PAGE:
Developer files suit to reverse county’s decision

Island County submitted an answer and affirmative defense last month to a lawsuit filed by a developer who wants to build a large housing project outside of Oak Harbor.

Among the county’s affirmative defenses is a claim that the developer acted with “unclean hands,” which means unethically or in bad faith. The document does not expound on the claim.

The attorney for Wright’s Crossing, Dennis Reynolds of Bainbridge Island, said the allegation is a standard affirmative defense.

“We’re not reading much into the unclean hands allegation,” he said.

Wright’s Crossing LLC and its manager and owner, Scott Thompson, filed the writ of review in Skagit County Superior Court Nov. 28. Thompson is asking a judge to reverse the county commissioners’ decision to exclude a requested expansion of the city’s urban growth area, or UGA, from the planning commission’s docket.

The writ of review also asks the judge to find that the commissioners’ decision not to address the accuracy of the county’s buildable lands analysis is illegal.

Also, Reynolds said he plans to file an appeal with the Growth Management Hearings Board and an amended petition with the court next week.

THE COMMISSIONERS’ de-cision regarding the docket last month blocked the housing project since the land earmarked for the development is outside of city boundaries and cannot be built with the necessary density.

The land has to be inside the UGA to be annexed into the City of Oak Harbor.

The UGA expansion request must be on the Planning Commission’s docket before county officials can even consider the question.

In making their decision, commissioners pointed to the buildable lands analysis, completed in 2016, which found that there’s more than enough vacant property within Oak Harbor’s current UGA to allow for 20 years worth of growth. Under the Growth Management Act, the UGA cannot be expanded unless there’s a need.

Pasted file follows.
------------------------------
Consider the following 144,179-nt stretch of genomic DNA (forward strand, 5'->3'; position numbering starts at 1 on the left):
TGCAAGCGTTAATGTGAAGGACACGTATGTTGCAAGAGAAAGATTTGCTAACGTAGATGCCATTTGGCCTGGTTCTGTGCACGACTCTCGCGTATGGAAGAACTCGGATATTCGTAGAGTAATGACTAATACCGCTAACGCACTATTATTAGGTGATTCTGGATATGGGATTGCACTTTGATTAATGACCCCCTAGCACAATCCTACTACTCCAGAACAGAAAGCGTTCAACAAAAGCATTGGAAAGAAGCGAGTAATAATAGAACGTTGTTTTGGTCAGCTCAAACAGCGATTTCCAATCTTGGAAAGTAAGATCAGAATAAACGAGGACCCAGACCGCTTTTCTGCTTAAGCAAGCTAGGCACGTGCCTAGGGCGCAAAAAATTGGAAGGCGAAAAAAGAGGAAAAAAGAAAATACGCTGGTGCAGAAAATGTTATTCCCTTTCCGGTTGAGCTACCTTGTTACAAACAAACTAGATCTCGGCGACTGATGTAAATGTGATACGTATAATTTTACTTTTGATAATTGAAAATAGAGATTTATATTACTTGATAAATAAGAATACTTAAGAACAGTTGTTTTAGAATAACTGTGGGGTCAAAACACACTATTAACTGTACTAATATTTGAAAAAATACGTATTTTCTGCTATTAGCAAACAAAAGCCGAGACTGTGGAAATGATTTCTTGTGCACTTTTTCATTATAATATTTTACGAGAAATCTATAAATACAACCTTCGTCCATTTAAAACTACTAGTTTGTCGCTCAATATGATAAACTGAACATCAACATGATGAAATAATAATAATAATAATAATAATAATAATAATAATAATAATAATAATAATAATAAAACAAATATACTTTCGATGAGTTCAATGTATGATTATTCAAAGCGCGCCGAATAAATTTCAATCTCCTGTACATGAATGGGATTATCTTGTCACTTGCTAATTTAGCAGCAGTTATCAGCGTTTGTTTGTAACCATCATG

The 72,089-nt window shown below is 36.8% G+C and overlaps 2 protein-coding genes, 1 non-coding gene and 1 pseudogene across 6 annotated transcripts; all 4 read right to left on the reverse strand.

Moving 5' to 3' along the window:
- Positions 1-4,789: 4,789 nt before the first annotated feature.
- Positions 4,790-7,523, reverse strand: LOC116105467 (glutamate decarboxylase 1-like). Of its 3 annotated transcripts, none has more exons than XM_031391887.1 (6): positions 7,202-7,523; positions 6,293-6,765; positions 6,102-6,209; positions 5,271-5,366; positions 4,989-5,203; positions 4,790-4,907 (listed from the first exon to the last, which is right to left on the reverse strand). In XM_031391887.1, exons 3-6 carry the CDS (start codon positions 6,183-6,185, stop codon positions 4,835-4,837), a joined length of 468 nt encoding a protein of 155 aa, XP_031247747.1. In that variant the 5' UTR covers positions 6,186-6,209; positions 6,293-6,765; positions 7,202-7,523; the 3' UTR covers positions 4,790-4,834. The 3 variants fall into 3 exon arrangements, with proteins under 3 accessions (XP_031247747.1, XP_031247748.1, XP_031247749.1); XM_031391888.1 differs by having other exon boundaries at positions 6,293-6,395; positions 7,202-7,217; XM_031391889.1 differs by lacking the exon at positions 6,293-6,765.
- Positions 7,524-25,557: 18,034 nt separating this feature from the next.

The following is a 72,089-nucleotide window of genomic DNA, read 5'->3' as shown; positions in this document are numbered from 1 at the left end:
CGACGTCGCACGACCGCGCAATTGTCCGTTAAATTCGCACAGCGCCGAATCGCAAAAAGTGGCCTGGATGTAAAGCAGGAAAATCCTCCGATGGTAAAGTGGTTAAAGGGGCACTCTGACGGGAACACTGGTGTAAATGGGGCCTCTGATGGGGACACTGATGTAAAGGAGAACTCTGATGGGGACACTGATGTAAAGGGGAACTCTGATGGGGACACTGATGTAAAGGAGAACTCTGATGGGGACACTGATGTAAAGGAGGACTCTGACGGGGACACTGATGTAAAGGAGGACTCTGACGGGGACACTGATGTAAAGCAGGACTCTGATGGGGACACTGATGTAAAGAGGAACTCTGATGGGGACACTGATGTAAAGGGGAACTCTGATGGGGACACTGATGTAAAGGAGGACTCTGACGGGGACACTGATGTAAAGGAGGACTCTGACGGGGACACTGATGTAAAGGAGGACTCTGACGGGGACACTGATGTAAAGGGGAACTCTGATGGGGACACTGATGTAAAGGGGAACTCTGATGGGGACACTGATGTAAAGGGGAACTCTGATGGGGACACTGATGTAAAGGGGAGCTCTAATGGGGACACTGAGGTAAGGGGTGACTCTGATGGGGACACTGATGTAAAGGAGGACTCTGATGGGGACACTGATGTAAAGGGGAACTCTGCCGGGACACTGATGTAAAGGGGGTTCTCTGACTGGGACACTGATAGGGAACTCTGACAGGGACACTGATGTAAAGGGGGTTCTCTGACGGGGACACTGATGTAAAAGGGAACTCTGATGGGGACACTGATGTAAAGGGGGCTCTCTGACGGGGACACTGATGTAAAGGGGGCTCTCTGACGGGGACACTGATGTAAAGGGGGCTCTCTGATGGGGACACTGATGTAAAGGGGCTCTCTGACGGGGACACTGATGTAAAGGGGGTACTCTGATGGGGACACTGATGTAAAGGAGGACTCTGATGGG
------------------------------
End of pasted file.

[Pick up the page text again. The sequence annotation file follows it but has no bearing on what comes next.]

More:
The writ, however, questions the accuracy of the analysis. It states that Wright’s Crossing did a public records request for the “‘show your work’ statistics” and other information used to prepare the buildable lands analysis; the writ states that the county refused or is unable to provide the information.

“THE COMMISSIONERS’public position is that the City ‘must do a better job with permitting’ and ignored the reality that developable lots are not available to service new residential growth,” the writ states.

The writ argues that the county is failing to follow the Growth Management Act or its own policies. It states, for example, that the county’s long-range planning is not consistent with county-wide planning policies.

The writ of review argues that there is a “single-family residential housing availability crisis” in the county and that delaying the Wright’s Crossing project “will result in the housing crisis getting worse, driving North Whidbey housing prices upward, and forcing more military and civilian workers to live off the island.”

THE WRIT argues that a housing crisis will affect members of the military.

“The United States Navy will not provide any new on-base housing at the Whidbey Island Station,” the writ states, “forcing service members to live hours away from the base. Since the service members have housing, albeit totally inconvenient, the Navy views the situation as adequate; it is not.”

In studying the housing issue this year, the Navy assumed sailors and their families will live within an hour’s drive of the base.

The study did not identify a housing crisis in the future, but the study is going to be redone next year because it didn’t take into account the uptick in sailors associated with an increase in EA-18G Growler aircraft.

ACCORDING TO the lawsuit, Wright’s Crossing has development rights to 288 acres south of Oak Harbor. Once annexed into the city, the property would be zoned to allow for development of 1,000 to 1,500 homes.

“The homes would be modestly priced with a percentage offered as ‘affordable housing,’” it states.

The writ argues that the commissioners’ decision is “erroneous and/or void.”

As an alternative argument, the writ states that the decision was “capricious and illegal.”

The county’s answer, written by attorneys in the Island County Prosecutor’s Office, responds to the writ paragraph by paragraph. It also lists affirmative defenses, including claims that Wright’s Crossing failed to state a claim, failed to exhaust administrative remedies, lacks standing, and is barred by lack of jurisdiction and statute of limitations.

The county asks that the writ be dismissed with prejudice and that Wright’s Crossing pay the county’s attorney’s fees and costs.

“We deny Wright’s Crossing’s allegations that the County did anything unlawful, contrary to the Growth Management Act, or contrary to our own regulations,” Island County Prosecutor Greg Banks said.

“We will defend the County’s lawful actions in court.”